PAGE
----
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75th Anniversary Of Attack On Ellwood Remembered; First Attack On U.S. Mainland During World War II

It was the dark, early days of World War II for America. It was less than three months since the Japanese attack on Pearl Harbor plunged the U.S. into the global conflict. The war effort was going badly, with the American forces being overrun on Wake Island, and being overwhelmed in the Philippines.

On February 23rd, 1942 the war came to the U.S. mainland for the first time, and it happened in a now almost forgotten incident in Santa Barbara County.  It's the 75th anniversary of that attack.

President Franklin Roosevelt was making one of his famous radio speeches known as “Fireside Chats” to the country, saying something which would be more true than even he could image at the time, noting that World War II had come to every continent. As the president was speaking, a Japanese submarine, the I-17, surfaced in the ocean just northwest of Goleta, and started shelling an oil facility at Ellwood with its deck gun.

Santa Barbara historian Neal Graffy says several parts of the facility suffered minor damage, but no one was hurt. The 1-17’s crew reported a much different version of the attack, saying it left Santa Barbara in flames. While eyewitnesses to the attack have all since died, Graffy had the chance to talk to some while they were still living. He says Ted DeWeber, and a co-worker were on duty at the time, and when they heard the initial rumble of gunfire, they thought it was a problem with the facility’s machinery. After realizing it wasn’t the issue, they went outside, and spotted the sub firing at them. The two ran into the nearby hills, so they wouldn’t be near the area the sub was targeting.

Rumors floated that the submarine was being signaled by someone in the mountains above Ellwood, because some people reported seeing a flashing light in the hills. But, the historian says it appears it was a case of mistaken identification. The late rancher J.J. Hollister says he and his father hear the gunfire, and saw the sub from their mountaintop priority. They got in a car, and drove down to the oil facility. Hollister believes that people in the area saw glimpses of the car’s headlights as they drove down the curvy road, and it was those flashes which eyewitnesses mistook for someone signaling the sub.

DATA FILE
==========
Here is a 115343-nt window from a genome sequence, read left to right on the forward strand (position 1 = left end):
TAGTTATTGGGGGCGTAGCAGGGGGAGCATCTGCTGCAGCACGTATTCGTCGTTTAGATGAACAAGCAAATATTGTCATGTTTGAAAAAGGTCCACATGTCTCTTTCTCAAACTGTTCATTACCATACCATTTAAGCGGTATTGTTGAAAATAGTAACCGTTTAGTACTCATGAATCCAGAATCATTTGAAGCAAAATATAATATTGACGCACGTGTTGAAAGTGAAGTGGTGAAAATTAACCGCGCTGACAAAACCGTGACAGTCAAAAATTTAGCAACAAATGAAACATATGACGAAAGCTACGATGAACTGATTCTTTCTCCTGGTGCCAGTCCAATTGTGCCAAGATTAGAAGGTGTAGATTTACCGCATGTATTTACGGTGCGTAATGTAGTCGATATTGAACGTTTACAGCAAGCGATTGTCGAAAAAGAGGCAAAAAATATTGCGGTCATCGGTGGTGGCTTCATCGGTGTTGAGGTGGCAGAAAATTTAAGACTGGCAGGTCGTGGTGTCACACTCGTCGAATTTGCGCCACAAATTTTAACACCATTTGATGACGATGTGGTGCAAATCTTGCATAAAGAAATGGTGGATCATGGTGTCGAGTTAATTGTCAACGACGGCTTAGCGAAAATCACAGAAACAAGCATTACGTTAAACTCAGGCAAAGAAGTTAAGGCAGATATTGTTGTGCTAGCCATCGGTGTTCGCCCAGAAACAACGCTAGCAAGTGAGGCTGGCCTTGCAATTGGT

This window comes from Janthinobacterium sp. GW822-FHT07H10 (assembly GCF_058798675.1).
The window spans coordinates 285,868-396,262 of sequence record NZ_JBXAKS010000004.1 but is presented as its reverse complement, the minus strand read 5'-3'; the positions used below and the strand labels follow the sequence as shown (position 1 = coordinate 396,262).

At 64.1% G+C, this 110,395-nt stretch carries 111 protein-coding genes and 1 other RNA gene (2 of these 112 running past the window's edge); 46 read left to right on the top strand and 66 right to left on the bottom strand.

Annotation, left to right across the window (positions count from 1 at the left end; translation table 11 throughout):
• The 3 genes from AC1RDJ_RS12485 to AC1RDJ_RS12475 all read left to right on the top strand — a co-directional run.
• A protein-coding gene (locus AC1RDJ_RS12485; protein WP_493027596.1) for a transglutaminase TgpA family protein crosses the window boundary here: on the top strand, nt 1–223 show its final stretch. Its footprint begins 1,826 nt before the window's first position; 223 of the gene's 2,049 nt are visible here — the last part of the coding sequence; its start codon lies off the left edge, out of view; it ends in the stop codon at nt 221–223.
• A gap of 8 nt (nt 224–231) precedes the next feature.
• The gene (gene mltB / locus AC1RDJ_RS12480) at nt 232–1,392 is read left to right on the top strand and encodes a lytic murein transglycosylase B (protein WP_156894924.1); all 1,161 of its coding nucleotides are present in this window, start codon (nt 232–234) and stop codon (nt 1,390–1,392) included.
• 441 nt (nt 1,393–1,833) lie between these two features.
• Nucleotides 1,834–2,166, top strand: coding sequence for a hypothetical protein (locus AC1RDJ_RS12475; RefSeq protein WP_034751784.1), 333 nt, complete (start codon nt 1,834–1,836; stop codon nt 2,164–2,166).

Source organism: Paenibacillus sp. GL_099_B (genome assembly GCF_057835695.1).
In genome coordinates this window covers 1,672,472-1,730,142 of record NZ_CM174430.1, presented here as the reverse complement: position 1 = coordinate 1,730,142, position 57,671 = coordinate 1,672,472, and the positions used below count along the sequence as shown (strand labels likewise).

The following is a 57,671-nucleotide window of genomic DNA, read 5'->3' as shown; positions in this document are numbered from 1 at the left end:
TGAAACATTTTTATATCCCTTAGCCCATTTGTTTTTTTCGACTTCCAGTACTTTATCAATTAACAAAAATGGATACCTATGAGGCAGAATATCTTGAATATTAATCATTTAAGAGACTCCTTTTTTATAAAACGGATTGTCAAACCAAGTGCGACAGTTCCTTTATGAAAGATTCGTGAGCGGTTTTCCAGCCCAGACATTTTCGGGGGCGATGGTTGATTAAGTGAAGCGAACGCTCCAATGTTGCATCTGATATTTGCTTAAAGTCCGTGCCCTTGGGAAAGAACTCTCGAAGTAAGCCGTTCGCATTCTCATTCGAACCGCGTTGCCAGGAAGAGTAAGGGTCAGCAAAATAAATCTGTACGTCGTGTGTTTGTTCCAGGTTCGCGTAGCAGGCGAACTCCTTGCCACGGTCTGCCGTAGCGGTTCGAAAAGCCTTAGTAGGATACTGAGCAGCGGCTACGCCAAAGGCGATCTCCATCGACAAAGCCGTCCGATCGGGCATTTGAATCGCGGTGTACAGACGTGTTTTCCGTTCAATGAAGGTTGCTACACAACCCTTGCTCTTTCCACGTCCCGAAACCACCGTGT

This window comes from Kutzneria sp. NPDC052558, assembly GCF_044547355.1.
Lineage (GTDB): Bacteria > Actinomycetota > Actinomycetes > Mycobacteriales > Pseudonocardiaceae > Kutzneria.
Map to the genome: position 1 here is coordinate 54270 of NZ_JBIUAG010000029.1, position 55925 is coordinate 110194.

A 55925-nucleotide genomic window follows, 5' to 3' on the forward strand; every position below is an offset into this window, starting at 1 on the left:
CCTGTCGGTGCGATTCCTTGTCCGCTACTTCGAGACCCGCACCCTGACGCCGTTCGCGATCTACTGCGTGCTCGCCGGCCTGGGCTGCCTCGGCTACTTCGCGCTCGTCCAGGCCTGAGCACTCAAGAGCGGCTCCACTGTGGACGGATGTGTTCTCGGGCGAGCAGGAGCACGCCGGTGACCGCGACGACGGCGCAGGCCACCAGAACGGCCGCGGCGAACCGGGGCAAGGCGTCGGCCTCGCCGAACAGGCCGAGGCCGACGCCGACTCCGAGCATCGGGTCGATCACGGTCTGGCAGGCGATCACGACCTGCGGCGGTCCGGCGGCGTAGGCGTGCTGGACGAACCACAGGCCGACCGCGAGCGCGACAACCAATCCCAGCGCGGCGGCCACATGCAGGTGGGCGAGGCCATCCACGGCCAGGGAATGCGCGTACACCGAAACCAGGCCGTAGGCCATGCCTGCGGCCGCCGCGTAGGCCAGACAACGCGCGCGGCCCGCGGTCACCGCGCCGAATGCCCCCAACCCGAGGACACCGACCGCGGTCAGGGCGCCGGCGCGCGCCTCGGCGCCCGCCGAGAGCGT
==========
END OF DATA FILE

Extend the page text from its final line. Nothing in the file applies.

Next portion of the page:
Minutes after it began, the attack was over, and the sub disappeared up the coast. No one was hurt, the damage was minor, but it certainly got people worried about the possibility of more attacks, or perhaps even an invasion. The military quickly deployed some artillery batteries in on the South Coast, vowing to be ready for another attack. Graffy says a number of batteries were deployed in the Santa Barbara and Goleta areas.

While some ships were torpedoed off the California coast, it was the only attack on the state’s mainland. Japanese subs would later shell some installations in Oregon, and Washington, but again failed to cause any serious damage.

But, the incidents further incited some people fearful of those of Japanese descent on the West Coast, a hysteria which would lead to the interment of more than 100,000 men, women, and children.

Despite the lack of damage, the slogan “Avenge Ellwood” was used later in the war to sell war bonds. There’s a plaque celebrating the shelling near Haskell’s Beach. The general area of the shelling is now home to the Sandpiper Golf Course.